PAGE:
Black Bean Burger
2 (15-ounce) cans black beans,
rinsed, with 6 tablespoons
bean liquid reserved
2 tablespoons all-purpose flour
4 scallions, minced
3 tablespoons minced fresh
2 garlic cloves, minced
1 teaspoon ground cumin
1 teaspoon hot sauce (optional)
½ teaspoon ground coriander
¼ teaspoon salt
¼ teaspoon pepper
1 ounce tortilla chips, crushed
¼ cup vegetable oil, divided
6 burger buns
Line a rimmed baking sheet with
a triple layer of paper towels;
spread beans over towels and let
sit for 15 minutes.
Whisk reserved bean liquid and
flour in a large bowl until well combined and smooth. Stir in scallions,
cilantro, garlic, cumin, hot sauce
(if using), coriander, salt and pepper until well combined. Process
tortilla chips in a food processor
until finely ground, about 30 seconds. Add black beans and pulse
until beans are coarsely ground,
about 5 pulses. Transfer bean mixture to bowl with flour mixture and
mix until well combined.
Adjust oven rack to middle position and heat oven to 200 F.
Divide mixture into 6 equal portions and pack firmly into 3½-inch-
Heat 1 tablespoon oil in a 10-inch
nonstick skillet over medium heat
until shimmering. Gently lay 3 patties in the skillet and cook until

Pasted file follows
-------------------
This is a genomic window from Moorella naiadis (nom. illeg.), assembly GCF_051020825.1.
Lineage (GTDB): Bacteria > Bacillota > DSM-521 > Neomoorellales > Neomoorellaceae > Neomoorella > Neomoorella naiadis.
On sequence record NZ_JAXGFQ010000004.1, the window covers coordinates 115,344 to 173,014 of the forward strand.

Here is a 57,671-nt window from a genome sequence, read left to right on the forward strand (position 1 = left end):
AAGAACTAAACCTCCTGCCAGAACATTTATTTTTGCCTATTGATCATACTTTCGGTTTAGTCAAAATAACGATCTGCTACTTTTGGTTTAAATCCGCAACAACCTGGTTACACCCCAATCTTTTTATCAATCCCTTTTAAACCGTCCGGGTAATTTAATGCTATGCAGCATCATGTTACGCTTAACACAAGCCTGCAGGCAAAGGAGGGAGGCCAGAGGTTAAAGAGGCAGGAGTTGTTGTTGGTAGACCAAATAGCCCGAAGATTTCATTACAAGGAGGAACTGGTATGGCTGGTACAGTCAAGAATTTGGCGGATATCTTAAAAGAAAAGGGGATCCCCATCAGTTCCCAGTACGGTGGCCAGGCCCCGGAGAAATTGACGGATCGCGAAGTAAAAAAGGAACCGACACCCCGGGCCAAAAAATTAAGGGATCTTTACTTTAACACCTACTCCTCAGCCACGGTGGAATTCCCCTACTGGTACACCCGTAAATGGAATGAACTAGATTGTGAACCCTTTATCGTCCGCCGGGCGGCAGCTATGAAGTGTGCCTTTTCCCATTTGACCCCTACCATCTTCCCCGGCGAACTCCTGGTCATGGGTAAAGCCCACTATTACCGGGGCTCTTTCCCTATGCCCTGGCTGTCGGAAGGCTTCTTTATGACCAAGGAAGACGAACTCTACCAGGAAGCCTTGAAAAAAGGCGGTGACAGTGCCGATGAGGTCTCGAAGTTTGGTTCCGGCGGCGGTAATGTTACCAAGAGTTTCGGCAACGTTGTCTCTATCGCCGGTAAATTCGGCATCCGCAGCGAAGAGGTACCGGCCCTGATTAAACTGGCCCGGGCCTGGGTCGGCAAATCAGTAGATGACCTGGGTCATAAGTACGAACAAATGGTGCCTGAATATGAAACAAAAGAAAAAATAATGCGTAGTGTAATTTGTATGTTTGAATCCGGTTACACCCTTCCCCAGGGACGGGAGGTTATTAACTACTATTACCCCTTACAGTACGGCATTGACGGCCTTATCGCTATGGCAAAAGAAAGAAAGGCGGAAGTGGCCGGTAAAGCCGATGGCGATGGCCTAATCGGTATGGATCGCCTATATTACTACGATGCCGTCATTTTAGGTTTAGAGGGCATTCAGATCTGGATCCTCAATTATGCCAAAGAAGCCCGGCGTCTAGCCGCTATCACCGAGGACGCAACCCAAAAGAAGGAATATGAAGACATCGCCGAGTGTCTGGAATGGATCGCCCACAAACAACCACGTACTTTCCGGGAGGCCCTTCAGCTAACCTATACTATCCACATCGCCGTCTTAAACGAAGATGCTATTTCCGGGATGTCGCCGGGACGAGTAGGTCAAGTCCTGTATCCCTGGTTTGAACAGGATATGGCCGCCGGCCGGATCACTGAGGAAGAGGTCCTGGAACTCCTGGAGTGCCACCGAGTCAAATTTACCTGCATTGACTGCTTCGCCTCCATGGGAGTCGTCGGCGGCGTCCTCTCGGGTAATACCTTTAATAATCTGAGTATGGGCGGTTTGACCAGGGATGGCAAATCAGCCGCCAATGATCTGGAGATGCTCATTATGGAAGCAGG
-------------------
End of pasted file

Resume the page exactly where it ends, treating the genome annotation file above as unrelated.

crisp and well browned on first
side, about 5 minutes. Gently flip
patties, add 1 tablespoon oil and
cook until crisp and well browned
on second side, 3 to 5 minutes.
Transfer burgers to a wire rack
set in the prepared baking sheet
and place in oven to keep warm.
Wipe out skillet with paper towels
and repeat with remaining 2 tablespoons oil and remaining patties.
Transfer to buns and serve.
Makes 6 burgers.
Recipe courtesy of the editors at
America’s Test Kitchen.
to our burgers, which we enhanced
with scallions, fresh cilantro, garlic,
ground cumin and coriander, and hot
sauce. We pulsed the beans with the
chips near the end of processing the
chips, so the beans maintained some
texture. When looking for something
other than an egg to pull everything
together, we didn’t have to go far.
Instead of opening a can of chickpeas
for the water they’re packed in, we
found that the liquid from the can of
black beans we were using provided
the necessary cohesion, and the beans
were sticky enough to hold together
without an additional ingredient. The
black bean liquid also boosted the
overall ;avor of the burgers. We dried
the rinsed beans well to ensure we
had control over the moisture content
of our burgers. When forming the
patties, it’s important to pack them
Julia Colin Davison and Costco member Bridget
Lancaster host America’s Test Kitchen (americastest
kitchen.com) on PBS. They’ve both been with the show
since it first aired in 2001.
Satisfying black beans seem like a
natural base for a hearty vegan
burger, but most black bean burgers
are mushy or fall apart when ;ipped.
We managed to harness the sticking
power of the beans’ natural starches
and, with just a few additions, create
a great burger. For a dry binder, we
used tortilla chips that we ground in a
food processor; their corn ;avor
added a pleasing Southwestern ;air
America’s Test Kitchen’s
Black Bean Burger
Julia Colin Davison (left) and Bridget Lancaster
BUILDING A BETTER BURGER
CONTINUED FROM PAGE 39